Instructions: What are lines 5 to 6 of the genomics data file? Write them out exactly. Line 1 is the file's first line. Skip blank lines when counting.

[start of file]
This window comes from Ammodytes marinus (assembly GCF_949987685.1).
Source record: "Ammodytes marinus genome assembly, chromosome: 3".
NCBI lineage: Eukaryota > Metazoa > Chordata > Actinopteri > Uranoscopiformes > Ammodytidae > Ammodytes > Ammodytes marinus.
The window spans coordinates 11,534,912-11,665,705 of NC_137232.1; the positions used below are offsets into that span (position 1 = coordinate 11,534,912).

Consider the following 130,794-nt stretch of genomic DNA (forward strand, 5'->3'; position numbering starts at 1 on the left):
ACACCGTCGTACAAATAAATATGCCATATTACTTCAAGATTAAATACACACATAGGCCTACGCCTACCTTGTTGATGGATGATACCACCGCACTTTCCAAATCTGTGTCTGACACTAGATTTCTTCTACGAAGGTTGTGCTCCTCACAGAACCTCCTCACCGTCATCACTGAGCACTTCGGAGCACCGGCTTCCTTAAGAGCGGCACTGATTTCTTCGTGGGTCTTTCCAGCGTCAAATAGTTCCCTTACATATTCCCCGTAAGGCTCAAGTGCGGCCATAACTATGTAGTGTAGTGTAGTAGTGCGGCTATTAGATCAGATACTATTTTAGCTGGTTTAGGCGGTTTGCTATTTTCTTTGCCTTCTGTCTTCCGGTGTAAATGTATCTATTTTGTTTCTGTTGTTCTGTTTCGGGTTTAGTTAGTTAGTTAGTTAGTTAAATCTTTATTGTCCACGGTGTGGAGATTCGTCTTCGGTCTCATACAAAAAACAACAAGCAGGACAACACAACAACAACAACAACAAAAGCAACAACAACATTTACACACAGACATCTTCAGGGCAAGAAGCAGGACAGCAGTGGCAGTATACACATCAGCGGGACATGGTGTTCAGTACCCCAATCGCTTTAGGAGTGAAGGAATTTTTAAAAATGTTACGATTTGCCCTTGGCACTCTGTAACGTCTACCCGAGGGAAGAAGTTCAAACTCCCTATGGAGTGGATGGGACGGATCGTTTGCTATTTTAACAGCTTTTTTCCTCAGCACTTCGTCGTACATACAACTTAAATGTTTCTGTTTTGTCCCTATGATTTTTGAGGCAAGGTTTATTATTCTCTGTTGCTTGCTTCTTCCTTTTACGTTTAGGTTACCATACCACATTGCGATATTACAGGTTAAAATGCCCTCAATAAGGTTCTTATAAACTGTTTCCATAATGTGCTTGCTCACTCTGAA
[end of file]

Consider the following 130,794-nt stretch of genomic DNA (forward strand, 5'->3'; position numbering starts at 1 on the left):
ACACCGTCGTACAAATAAATATGCCATATTACTTCAAGATTAAATACACACATAGGCCTACGCCTACCTTGTTGATGGATGATACCACCGCACTTTCCAAATCTGTGTCTGACACTAGATTTCTTCTACGAAGGTTGTGCTCCTCACAGAACCTCCTCACCGTCATCACTGAGCACTTCGGAGCACCGGCTTCCTTAAGAGCGGCACTGATTTCTTCGTGGGTCTTTCCAGCGTCAAATAGTTCCCTTACATATTCCCCGTAAGGCTCAAGTGCGGCCATAACTATGTAGTGTAGTGTAGTAGTGCGGCTATTAGATCAGATACTATTTTAGCTGGTTTAGGCGGTTTGCTATTTTCTTTGCCTTCTGTCTTCCGGTGTAAATGTATCTATTTTGTTTCTGTTGTTCTGTTTCGGGTTTAGTTAGTTAGTTAGTTAGTTAAATCTTTATTGTCCACGGTGTGGAGATTCGTCTTCGGTCTCATACAAAAAACAACAAGCAGGACAACACAACAACAACAACAACAAAAGCAACAACAACATTTACACACAGACATCTTCAGGGCAAGAAGCAGGACAGCAGTGGCAGTATACACATCAGCGGGACATGGTGTTCAGTACCCCAATCGCTTTAGGAGTGAAGGAATTTTTAAAAATGTTACGATTTGCCCTTGGCACTCTGTAACGTCTACCCGAGGGAAGAAGTTCAAACTCCCTATGGAGTGGATGGGACGGATCGTTTGCTATTTTAACAGCTTTTTTCCTCAGCACTTCGTCGTACATACAACTTAAATGTTTCTGTTTTGTCCCTATGATTTTTGAGGCAAGGTTTATTATTCTCTGTTGCTTGCTTCTTCCTTTTACGTTTAGGTTACCATACCACATTGCGATATTACAGGTTAAAATGCCCTCAATAAGGTTCTTATAAACTGTTTCCATAATGTGCTTGCTCACTCTGAA